Saturday, August 29, 2009

Crush the fine dining worship!

This is part of the retrospective on pieces I have written in the past that still seems relevant today.  This post was written on March 27, 2006 at 3:38am.  (Interestingly, I also had a pot luck earlier tonight.)

My main motivation for this blog comes from an observation this past weekend while doing grocery shopping.  I greatly enjoy browsing grocery stores, from big box mass market ones to local green grocers.  To prepare for a potluck, I ended up visiting three different grocery stores within a day.  One of them is a bargain grocery store, "every day low price" kind of place.  I was struck by how much pre-processed instant food there is at this bargain store.  Even more amazing is how cheap these boxes of "stuff" are selling for.  It is not that big a stretch to see that these boxes offer not much more than filler to eliminate one's hunger.
So people on a budget do not deserve healthy, nutritious food?  I think the "fine dining" culture in North America is the worst enemy for promoting healthy eating habits.  Yes, this sounds counter-intuitive ... don't most fine dining chefs / restaurants support local suppliers, and some even socially responsible foods (like organic farming)?  It is precisely this type of exposure that leads to an image of healthy food = expensive and laborious.

If you look around the city, many places, especially ethnic ones, offer healthy home cooking at affordable prices.  I am talking about below $10 including taxes & tips for a sit-down, served meal.  For a small household, some of these meals are more affordable than buying the raw ingredients.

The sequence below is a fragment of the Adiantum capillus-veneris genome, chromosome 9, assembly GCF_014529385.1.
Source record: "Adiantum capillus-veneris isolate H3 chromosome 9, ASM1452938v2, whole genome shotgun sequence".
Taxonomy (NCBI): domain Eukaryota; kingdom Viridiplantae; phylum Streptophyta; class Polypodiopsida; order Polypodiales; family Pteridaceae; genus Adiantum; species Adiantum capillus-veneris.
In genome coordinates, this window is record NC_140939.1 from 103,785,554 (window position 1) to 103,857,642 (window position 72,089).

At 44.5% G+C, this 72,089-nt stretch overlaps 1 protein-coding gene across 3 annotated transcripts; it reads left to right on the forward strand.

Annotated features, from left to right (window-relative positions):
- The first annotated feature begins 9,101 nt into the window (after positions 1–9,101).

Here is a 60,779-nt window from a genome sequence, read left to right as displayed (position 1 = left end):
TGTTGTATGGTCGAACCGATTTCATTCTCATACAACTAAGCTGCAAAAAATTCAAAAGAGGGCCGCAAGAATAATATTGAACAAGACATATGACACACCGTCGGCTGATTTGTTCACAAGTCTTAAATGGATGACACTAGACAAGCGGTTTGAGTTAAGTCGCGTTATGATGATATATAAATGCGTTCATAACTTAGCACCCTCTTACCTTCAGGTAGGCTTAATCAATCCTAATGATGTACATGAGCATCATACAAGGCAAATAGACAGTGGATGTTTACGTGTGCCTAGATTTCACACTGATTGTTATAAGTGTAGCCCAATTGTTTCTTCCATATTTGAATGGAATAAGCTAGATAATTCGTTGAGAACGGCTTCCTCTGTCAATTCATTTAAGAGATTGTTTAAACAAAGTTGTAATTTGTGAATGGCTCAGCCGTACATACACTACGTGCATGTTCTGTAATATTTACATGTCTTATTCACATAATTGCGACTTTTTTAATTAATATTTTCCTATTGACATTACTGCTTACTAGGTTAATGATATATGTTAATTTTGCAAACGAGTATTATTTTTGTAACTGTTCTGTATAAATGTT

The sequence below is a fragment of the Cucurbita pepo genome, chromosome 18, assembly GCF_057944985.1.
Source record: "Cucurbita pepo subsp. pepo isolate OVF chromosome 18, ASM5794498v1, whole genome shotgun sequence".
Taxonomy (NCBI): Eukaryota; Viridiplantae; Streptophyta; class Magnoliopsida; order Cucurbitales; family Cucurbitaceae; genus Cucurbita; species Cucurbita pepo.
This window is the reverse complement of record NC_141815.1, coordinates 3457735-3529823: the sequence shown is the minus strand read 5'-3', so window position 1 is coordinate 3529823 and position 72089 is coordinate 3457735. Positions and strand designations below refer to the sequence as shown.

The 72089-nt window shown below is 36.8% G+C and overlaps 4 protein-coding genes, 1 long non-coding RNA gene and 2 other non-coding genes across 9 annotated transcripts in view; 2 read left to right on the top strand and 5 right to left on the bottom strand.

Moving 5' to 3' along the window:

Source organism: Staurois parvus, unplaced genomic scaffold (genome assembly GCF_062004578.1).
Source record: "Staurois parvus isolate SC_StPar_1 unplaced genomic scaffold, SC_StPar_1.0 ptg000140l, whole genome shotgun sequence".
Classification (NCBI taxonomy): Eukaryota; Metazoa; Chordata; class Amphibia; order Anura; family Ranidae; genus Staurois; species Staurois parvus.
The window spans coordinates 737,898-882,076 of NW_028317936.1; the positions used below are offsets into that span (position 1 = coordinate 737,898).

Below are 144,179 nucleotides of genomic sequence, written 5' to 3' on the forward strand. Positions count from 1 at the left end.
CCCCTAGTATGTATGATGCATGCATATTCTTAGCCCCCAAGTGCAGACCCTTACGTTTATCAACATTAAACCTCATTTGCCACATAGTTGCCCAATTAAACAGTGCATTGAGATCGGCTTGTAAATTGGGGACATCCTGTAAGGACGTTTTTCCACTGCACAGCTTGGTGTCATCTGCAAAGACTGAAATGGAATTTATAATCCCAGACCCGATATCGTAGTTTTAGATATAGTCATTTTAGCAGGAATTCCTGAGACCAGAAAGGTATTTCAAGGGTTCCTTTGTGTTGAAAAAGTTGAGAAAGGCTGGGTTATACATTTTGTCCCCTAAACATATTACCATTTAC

And if you want to eat at home?  Ingredients are so very easily available and affordable.  Being Asian, I shop a lot at ethnic grocery stores.  You think health food is a specialty?  Many ethnic groups consider these items basic diet.  Organic soy milk?  Rice crackers?  Pomegranate juice?  Easily 25% or more cheaper at ethnic places.  Stews, soups, even salads can be prepared the night before and be ready to eat coming back from work.  New kitchen appliances like vacuum pots (but no, not microwave) also contribute to home cooked meal with minimal supervision.

I'm sorry ... I can't see why busy schedule & budget can be a reason to eat junk food.  People have to come to a realization that good food is not a privilege of those who can afford.  Being on a budget or in a hurry is not a justification for poor diet.  Only then we as a society can support healthy food production, preparation, and ultimately consumption.

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